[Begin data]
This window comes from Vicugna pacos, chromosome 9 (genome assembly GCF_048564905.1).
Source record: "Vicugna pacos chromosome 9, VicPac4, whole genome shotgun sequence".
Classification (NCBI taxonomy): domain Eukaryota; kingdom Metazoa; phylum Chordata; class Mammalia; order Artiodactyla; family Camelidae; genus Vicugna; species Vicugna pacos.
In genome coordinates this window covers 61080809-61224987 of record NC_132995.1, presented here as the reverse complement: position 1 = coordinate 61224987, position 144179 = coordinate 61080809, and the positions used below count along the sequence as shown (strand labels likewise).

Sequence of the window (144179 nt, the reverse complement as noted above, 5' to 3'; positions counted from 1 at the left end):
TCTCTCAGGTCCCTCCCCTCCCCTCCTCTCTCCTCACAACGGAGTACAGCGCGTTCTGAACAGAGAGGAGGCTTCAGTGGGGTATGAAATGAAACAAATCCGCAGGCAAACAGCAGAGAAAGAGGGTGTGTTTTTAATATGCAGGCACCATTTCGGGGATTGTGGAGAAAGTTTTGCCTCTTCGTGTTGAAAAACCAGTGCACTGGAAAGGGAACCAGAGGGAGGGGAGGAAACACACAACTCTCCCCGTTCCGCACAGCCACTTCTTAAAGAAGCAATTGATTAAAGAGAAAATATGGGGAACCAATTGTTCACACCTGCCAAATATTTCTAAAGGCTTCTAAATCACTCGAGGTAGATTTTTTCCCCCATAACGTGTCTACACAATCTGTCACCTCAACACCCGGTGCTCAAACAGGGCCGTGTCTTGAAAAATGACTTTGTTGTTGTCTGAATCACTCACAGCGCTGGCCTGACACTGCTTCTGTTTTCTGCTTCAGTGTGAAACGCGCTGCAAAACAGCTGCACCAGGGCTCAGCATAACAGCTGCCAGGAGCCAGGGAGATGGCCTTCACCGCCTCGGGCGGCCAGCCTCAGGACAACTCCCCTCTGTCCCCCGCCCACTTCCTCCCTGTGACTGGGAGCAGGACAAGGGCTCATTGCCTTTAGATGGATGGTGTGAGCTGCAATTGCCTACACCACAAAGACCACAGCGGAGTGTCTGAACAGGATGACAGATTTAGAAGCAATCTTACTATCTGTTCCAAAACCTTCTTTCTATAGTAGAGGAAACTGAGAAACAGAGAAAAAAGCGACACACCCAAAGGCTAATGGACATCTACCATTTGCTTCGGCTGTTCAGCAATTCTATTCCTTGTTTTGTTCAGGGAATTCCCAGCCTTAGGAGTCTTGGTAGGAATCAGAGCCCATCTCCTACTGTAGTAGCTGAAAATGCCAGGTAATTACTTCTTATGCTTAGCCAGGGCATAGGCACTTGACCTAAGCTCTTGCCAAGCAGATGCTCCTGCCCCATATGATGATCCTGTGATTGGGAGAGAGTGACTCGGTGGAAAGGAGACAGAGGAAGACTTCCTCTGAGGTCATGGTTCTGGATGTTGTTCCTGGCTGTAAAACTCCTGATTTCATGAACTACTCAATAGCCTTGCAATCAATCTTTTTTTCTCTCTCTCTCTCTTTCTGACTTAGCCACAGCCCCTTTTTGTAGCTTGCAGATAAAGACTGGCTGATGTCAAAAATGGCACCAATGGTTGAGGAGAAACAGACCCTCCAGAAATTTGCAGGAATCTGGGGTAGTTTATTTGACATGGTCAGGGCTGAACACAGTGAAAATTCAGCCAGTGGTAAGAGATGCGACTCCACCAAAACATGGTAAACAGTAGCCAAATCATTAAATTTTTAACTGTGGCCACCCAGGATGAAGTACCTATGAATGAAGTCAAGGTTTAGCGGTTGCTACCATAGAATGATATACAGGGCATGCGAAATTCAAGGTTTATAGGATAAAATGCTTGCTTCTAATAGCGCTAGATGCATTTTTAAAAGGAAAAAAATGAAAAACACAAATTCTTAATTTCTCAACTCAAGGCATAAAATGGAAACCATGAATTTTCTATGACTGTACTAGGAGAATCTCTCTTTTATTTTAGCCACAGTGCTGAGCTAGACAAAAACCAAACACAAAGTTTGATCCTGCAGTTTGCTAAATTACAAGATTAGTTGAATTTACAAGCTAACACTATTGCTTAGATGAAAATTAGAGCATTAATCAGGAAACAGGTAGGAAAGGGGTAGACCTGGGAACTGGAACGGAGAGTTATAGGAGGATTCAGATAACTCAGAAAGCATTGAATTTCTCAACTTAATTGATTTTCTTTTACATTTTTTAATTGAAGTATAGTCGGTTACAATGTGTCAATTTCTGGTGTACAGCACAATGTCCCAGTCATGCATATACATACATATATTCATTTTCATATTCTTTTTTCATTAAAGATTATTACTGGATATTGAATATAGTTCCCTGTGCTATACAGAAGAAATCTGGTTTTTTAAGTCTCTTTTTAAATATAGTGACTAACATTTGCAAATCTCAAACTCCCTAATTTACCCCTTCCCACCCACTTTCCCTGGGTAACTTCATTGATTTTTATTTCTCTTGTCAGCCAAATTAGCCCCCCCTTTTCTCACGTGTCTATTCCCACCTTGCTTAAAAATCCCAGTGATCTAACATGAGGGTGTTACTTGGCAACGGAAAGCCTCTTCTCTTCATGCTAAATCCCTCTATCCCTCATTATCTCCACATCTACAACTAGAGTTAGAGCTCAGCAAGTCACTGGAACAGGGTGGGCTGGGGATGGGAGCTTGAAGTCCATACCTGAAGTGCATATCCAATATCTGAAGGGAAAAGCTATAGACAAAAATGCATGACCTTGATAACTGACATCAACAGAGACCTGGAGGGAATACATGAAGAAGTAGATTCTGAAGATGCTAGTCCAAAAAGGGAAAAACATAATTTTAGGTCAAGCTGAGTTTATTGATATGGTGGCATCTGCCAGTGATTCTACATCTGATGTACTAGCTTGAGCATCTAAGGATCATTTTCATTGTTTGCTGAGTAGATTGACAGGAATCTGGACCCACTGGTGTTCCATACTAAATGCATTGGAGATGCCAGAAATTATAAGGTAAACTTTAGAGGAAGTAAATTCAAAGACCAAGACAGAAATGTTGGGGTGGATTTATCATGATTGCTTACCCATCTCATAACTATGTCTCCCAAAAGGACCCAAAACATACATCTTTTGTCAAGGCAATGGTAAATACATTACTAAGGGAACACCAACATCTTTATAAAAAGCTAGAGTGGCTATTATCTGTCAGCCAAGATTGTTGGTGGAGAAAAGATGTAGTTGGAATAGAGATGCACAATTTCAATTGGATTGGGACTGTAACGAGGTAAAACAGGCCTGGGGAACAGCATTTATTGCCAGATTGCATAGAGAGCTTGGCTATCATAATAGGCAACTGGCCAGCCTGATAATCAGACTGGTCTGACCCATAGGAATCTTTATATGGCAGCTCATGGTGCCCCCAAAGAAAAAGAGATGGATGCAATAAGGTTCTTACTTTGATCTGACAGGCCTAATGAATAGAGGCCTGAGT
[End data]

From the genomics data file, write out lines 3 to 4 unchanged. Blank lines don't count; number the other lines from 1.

Classification (NCBI taxonomy): domain Eukaryota; kingdom Metazoa; phylum Chordata; class Mammalia; order Artiodactyla; family Camelidae; genus Vicugna; species Vicugna pacos.
In genome coordinates this window covers 61080809-61224987 of record NC_132995.1, presented here as the reverse complement: position 1 = coordinate 61224987, position 144179 = coordinate 61080809, and the positions used below count along the sequence as shown (strand labels likewise).